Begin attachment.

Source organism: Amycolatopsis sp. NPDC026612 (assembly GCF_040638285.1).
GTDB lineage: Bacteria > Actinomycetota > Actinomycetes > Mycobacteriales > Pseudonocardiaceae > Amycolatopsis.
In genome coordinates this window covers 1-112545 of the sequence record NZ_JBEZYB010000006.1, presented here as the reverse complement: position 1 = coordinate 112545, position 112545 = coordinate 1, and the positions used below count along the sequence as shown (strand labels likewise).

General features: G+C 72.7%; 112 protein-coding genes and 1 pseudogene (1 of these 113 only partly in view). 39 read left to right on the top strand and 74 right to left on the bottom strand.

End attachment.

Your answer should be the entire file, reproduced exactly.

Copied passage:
Source organism: Amycolatopsis sp. NPDC026612 (assembly GCF_040638285.1).
GTDB lineage: Bacteria > Actinomycetota > Actinomycetes > Mycobacteriales > Pseudonocardiaceae > Amycolatopsis.
In genome coordinates this window covers 1-112545 of the sequence record NZ_JBEZYB010000006.1, presented here as the reverse complement: position 1 = coordinate 112545, position 112545 = coordinate 1, and the positions used below count along the sequence as shown (strand labels likewise).

General features: G+C 72.7%; 112 protein-coding genes and 1 pseudogene (1 of these 113 only partly in view). 39 read left to right on the top strand and 74 right to left on the bottom strand.